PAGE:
Why you should be vaccinated
Vaccinating people as quickly as possible will help drive infection rates down, particularly as a significantly more infectious and faster spreading strain has developed.
The coronavirus vaccine can reduce your risk of developing coronavirus and make your symptoms milder if you do get it.
The vaccine is not mandatory but NHS Scotland strongly recommends you get the vaccine when offered it.
Find out more about how you will be vaccinated
Who is currently being offered the coronavirus vaccine?
NHS Scotland are following the Joint Committee on Vaccination and Immunisation (JCVI) advice and are vaccinating those most at risk first, and those who work closest with them.
Those who have already been invited or are currently being invited to be vaccinated are:
- residents in a care home for older adults and their carers
- front line health and social care workers
- clinically extremely vulnerable individuals
- people aged 30 and over
- those aged 16 to 64 with underlying health conditions which put them at higher risk of serious disease and mortality
- all adults with a learning disability – mild, moderate, severe and profound
- unpaid carers
- household contacts of those who are severely immunosuppressed
- adults experiencing homelessness and rough sleeping
People aged 16 and 17 can receive the vaccine if they:
- are identified as clinically extremely vulnerable, or as having a specific underlying health condition
- are an unpaid carer
- are in health and social care JCVI Group 2, frontline health or social care worker
People aged 16 and 17 will normally be offered the Pfizer/BioNTech vaccine.
If you are not registered with a GP or do not have Community Health Index (CHI) number you can still get the vaccine by phoning the helpline on 0800 030 8013.
Who will be offered the vaccine next?
People aged 18 to 49 will be invited to get their first dose of the coronavirus vaccine by the end of July, depending on vaccine supply.
Those aged 18 to 29 years old on (and including) 31 July 2021 will be invited forward next.
In the specific areas of Glasgow affected by the current outbreak, all 18 to 39 year olds are now being invited with older age groups first.
Underlying health conditions
Read more about the health conditions that put people aged 16 years and over at higher risk of serious disease and mortality.
Younger adults in long-stay nursing and residential care settings
Many younger adults in residential care settings will be eligible for the coronavirus vaccine because they fall into one of the clinical risk groups (for example learning disabilities).
Given the likely high risk of exposure in these settings, vaccination of the whole resident population is recommended.
Younger residents in care homes for the elderly will also be at a higher risk of exposure. Although they may be at lower risk of mortality than older residents, they should be offered the coronavirus vaccine.
Unpaid carers aged 16 to 64 are now being offered vaccination alongside adults with eligible at-risk health conditions (priority group 6).
Those unpaid carers aged 65 and over will have been offered the vaccine earlier in priority groups 2 to 5.
Unpaid carers being prioritised for vaccination are those who provide face-to-face care (without payment) for someone else due to a disability, ill-health, frailty or addiction issues.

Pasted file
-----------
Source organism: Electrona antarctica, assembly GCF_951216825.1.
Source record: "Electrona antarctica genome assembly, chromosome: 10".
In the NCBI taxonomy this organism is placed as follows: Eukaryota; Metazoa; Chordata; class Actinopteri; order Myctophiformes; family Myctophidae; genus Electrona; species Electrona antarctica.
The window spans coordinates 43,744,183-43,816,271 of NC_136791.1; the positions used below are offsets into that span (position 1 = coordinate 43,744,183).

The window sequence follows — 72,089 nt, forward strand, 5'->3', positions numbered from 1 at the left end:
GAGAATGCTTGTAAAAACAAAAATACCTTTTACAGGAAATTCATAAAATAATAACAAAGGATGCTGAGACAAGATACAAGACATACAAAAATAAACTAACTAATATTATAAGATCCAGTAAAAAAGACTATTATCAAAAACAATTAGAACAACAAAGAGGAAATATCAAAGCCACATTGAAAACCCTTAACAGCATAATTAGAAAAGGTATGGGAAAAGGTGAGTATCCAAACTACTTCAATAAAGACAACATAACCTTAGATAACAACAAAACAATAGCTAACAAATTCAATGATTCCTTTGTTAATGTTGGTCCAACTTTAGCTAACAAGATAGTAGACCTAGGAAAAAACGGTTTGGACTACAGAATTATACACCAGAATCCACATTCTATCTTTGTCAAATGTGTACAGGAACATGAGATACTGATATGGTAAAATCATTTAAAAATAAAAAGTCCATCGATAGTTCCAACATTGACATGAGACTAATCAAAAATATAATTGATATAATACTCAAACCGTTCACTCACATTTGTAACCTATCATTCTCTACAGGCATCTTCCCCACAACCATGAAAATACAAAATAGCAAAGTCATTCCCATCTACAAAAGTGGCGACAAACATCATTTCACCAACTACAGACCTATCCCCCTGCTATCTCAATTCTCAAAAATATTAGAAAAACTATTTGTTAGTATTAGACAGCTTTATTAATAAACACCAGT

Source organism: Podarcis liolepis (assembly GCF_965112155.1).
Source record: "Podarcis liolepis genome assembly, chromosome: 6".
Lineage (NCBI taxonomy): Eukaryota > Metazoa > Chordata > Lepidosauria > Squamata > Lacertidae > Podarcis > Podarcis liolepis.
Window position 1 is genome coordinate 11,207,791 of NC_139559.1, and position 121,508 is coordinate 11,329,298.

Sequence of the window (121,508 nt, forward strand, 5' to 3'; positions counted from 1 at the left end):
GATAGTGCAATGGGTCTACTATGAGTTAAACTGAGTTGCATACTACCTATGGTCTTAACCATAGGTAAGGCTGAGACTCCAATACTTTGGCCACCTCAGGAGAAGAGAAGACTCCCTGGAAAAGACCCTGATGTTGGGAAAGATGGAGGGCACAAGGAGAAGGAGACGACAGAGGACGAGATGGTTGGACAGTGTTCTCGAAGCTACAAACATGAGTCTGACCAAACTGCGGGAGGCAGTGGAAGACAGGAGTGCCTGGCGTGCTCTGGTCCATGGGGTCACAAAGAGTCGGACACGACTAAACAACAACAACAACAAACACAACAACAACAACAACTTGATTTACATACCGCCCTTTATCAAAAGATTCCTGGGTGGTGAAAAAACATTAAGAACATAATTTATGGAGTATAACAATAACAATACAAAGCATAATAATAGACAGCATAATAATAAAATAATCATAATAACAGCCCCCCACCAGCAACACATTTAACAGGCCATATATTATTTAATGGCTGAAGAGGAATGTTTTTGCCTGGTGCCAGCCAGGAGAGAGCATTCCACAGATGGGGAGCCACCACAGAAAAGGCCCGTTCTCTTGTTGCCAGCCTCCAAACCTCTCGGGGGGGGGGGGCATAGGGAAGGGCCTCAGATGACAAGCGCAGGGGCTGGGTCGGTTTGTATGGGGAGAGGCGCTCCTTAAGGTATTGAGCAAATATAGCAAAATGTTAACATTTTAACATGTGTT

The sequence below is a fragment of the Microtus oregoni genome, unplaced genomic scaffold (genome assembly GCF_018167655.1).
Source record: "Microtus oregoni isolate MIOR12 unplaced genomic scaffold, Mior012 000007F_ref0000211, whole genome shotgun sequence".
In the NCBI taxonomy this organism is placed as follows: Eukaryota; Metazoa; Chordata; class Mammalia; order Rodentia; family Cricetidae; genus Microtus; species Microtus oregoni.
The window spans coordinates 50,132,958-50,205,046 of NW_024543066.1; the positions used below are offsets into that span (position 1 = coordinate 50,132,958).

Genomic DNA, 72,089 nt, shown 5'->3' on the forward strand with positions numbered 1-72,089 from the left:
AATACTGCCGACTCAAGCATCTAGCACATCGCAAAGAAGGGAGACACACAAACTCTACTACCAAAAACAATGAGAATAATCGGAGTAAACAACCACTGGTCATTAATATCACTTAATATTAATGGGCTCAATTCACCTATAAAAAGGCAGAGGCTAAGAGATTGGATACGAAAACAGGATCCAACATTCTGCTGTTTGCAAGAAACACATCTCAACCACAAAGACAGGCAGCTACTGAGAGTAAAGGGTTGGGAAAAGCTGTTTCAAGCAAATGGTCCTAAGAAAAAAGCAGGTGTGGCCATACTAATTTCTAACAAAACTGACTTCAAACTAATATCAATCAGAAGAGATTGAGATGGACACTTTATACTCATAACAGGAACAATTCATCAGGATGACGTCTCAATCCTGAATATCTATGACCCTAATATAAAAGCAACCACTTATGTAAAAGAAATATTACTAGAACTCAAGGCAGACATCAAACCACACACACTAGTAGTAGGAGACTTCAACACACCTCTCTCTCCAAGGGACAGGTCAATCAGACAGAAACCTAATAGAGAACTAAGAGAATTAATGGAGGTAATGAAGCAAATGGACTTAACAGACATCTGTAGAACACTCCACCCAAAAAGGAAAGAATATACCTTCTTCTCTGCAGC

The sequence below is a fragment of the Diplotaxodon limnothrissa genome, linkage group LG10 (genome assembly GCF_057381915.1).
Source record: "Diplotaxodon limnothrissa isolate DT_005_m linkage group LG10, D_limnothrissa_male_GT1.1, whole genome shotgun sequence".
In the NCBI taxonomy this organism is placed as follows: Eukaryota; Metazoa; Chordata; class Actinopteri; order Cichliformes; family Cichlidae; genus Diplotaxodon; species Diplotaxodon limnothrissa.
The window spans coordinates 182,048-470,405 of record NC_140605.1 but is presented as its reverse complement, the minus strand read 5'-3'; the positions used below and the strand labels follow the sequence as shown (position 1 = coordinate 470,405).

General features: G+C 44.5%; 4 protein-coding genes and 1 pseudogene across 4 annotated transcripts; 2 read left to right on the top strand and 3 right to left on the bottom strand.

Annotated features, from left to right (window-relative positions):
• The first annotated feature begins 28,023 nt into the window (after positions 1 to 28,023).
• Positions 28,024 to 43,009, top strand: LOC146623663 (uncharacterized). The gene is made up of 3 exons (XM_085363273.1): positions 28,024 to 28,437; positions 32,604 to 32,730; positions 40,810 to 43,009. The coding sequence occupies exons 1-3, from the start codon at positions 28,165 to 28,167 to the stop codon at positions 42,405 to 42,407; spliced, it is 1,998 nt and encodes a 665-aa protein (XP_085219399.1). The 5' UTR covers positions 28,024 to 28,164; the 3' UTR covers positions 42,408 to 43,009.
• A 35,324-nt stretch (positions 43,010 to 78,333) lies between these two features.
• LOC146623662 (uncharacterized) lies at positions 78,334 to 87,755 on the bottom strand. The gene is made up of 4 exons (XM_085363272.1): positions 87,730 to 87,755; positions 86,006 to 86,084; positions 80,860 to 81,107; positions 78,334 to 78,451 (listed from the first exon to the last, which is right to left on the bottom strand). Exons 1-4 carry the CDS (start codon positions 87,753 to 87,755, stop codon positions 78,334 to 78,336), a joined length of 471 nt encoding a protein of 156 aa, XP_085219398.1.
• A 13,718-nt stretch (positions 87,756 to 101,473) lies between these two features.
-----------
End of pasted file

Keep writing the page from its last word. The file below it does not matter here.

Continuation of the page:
Unpaid carers will be invited to get their coronavirus vaccine by phone or letter.
This information sheet from the Scottish Government has more information about additional support for unpaid carers.
If you are not registered with your GP as an unpaid carer, you can now register for a vaccine by phoning the COVID-19 Vaccination Helpline on 0800 030 8013.
Frontline social care workers
The JCVI definition of frontline social care workers is:
- those working in long-stay residential and nursing care homes or other long-stay care facilities where rapid spread is likely to follow introduction of infection and cause high levels of illness or death
- social care staff directly involved in the care of their patients or clients
- others involved directly in delivering social care such that they and vulnerable patients/ clients are at increased risk of exposure
Frontline social care workers working directly with local authority or NHS services will be contacted by their local health board for vaccination.
Social care workers in the private/independent or third sector
A letter has been issued to the third and independent sector which provides further advice for staff to self-assess their eligibility for vaccination.
It includes information for social care workers to arrange their vaccination appointment. Speak to your employer for more information.
Clinically extremely vulnerable
Clinically extremely vulnerable individuals are those who were recommended by the NHS to shield.
Everyone in this group will be eligible for a vaccination at the same time as those aged 70 and over. People with underlying health conditions who are not on the shielding list will be offered the vaccine shortly after that.
Highest risk groups who were recommended to shield
Who should not get the vaccination
You should not get the coronavirus vaccine if you've had a severe anaphylactic reaction to any of the ingredients in the vaccine or a previous dose of the vaccine.
Before you're vaccinated, tell the person giving you the vaccine if you've ever had a serious allergic reaction (anaphylaxis).
This will affect very few people, but you will be able to ask any questions at your appointment.
Further information about the vaccines and their ingredients
Pregnancy, breastfeeding and the vaccine
If you're pregnant or breastfeeding, read more about the coronavirus vaccine and pregnancy.